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J Biol Chem. 2017 Apr 28;292(17):7173-7188. doi: 10.1074/jbc.M116.768754. Epub 2017 Feb 22.

An engineered transforming growth factor β (TGF-β) monomer that functions as a dominant negative to block TGF-β signaling.

Author information

1
the Departments of Biochemistry and Structural Biology and.
2
Cell Systems and Anatomy.
3
From the Department of Structural Biology, University of Pittsburgh School of Medicine, Pittsburgh, Pennsylvania 15260.
4
the National Research Council, Human Health Therapeutics Portfolio, Montréal, Quebec H4P 2R2, Canada.
5
Center for Innovative Drug Discovery, University of Texas Health Science Center, San Antonio, Texas 78229-3900, and.
6
From the Department of Structural Biology, University of Pittsburgh School of Medicine, Pittsburgh, Pennsylvania 15260, ahinck@pitt.edu.

Abstract

The transforming growth factor β isoforms, TGF-β1, -β2, and -β3, are small secreted homodimeric signaling proteins with essential roles in regulating the adaptive immune system and maintaining the extracellular matrix. However, dysregulation of the TGF-β pathway is responsible for promoting the progression of several human diseases, including cancer and fibrosis. Despite the known importance of TGF-βs in promoting disease progression, no inhibitors have been approved for use in humans. Herein, we describe an engineered TGF-β monomer, lacking the heel helix, a structural motif essential for binding the TGF-β type I receptor (TβRI) but dispensable for binding the other receptor required for TGF-β signaling, the TGF-β type II receptor (TβRII), as an alternative therapeutic modality for blocking TGF-β signaling in humans. As shown through binding studies and crystallography, the engineered monomer retained the same overall structure of native TGF-β monomers and bound TβRII in an identical manner. Cell-based luciferase assays showed that the engineered monomer functioned as a dominant negative to inhibit TGF-β signaling with a Ki of 20-70 nm Investigation of the mechanism showed that the high affinity of the engineered monomer for TβRII, coupled with its reduced ability to non-covalently dimerize and its inability to bind and recruit TβRI, enabled it to bind endogenous TβRII but prevented it from binding and recruiting TβRI to form a signaling complex. Such engineered monomers provide a new avenue to probe and manipulate TGF-β signaling and may inform similar modifications of other TGF-β family members.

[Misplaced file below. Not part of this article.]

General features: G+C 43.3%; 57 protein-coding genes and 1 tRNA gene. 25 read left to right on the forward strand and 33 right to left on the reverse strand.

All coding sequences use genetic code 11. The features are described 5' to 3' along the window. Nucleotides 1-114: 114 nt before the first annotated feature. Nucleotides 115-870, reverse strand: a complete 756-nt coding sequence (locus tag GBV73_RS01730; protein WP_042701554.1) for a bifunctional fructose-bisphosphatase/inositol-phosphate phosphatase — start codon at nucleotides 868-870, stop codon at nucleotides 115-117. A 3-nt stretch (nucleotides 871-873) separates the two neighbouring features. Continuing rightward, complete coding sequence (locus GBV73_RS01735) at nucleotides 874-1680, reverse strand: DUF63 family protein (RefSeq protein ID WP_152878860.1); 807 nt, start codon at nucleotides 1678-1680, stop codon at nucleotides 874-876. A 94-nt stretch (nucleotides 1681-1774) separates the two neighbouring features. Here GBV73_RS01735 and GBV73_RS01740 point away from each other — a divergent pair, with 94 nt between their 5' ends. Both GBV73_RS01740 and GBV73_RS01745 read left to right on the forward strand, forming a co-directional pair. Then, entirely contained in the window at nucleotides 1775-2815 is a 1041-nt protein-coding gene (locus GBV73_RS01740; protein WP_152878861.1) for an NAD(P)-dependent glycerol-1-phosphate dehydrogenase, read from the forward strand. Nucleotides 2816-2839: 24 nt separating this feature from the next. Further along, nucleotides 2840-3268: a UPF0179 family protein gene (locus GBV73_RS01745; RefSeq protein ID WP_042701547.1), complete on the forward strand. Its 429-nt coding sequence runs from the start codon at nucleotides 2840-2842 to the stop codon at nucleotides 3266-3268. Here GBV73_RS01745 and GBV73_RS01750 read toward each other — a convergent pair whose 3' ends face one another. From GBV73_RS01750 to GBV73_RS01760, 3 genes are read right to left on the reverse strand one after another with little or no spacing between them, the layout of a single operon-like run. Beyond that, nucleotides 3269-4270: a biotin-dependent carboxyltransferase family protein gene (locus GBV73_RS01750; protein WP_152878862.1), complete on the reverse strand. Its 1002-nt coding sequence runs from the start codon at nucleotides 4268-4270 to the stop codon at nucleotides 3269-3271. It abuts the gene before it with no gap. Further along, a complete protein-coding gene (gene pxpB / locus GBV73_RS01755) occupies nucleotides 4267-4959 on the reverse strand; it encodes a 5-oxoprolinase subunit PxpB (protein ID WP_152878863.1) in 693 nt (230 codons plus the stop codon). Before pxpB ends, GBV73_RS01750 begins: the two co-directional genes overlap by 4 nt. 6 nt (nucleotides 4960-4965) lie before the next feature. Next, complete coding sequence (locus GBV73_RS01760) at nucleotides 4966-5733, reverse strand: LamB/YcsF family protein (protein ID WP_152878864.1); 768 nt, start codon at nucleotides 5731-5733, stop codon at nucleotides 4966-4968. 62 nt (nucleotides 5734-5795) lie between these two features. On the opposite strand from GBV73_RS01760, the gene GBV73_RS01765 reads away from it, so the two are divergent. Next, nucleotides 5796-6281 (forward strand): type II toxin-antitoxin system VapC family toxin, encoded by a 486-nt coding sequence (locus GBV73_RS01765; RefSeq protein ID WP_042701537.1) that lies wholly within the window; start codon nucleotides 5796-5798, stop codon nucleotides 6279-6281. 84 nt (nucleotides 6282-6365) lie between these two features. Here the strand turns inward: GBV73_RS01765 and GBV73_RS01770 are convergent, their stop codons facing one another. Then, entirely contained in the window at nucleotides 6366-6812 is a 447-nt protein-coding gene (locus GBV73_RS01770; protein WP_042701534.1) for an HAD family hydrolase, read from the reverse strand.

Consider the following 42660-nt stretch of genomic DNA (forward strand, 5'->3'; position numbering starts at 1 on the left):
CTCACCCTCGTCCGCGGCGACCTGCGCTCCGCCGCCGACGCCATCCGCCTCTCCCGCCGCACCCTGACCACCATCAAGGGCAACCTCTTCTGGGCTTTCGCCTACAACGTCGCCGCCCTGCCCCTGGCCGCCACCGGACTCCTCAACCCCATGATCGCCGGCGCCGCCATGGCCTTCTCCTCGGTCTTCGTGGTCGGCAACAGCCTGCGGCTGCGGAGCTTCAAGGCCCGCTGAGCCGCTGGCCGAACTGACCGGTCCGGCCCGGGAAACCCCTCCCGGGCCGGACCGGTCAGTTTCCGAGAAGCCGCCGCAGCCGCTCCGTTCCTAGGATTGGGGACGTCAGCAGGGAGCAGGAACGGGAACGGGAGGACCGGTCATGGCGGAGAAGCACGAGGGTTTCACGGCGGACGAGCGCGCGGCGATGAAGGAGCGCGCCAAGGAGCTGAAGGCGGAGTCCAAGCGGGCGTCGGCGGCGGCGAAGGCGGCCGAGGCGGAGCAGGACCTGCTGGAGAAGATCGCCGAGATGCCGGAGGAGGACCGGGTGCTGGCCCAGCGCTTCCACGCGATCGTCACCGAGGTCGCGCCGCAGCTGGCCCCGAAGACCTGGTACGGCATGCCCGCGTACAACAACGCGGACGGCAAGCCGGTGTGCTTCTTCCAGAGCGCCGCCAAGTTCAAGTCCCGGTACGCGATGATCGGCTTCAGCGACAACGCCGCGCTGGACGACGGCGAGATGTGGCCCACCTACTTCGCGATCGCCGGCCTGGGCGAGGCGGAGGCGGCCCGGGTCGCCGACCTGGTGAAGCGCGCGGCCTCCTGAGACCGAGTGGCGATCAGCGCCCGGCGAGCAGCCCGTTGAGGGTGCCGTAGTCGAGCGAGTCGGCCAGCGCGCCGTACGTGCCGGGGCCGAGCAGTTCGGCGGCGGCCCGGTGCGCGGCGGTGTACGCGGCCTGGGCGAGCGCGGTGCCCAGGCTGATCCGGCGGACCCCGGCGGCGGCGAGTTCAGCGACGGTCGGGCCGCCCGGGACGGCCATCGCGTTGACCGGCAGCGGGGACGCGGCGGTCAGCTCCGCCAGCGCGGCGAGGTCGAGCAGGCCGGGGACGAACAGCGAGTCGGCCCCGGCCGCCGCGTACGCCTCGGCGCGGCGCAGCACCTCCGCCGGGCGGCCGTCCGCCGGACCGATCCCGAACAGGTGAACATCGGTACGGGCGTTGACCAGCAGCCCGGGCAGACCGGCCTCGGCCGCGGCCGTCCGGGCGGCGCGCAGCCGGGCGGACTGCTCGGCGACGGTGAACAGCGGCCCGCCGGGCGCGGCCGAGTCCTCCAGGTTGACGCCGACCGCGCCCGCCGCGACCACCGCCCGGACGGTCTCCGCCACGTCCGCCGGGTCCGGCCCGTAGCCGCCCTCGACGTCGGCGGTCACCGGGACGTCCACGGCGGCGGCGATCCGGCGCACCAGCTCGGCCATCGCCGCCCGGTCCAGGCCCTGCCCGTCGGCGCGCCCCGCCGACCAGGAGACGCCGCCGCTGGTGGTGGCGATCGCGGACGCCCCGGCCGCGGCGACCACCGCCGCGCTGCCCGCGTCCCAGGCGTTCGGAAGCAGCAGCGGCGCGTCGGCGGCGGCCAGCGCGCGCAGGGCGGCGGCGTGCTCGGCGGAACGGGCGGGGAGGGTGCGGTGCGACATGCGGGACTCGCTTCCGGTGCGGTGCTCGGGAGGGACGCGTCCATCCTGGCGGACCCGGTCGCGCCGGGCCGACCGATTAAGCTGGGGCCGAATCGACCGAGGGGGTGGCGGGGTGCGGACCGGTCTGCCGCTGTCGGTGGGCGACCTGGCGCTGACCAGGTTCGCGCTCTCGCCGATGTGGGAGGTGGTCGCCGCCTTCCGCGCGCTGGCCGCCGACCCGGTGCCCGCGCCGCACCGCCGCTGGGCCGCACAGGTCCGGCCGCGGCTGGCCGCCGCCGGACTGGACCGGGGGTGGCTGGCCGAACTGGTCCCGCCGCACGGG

KEYWORDS:

cancer; cell signaling; dominant negative; fibrosis; inhibitor; protein engineering; transforming growth factor beta (TGF-B)

PMID:
28228478
PMCID:
PMC5409485
DOI:
10.1074/jbc.M116.768754
[Indexed for MEDLINE]
Free PMC Article

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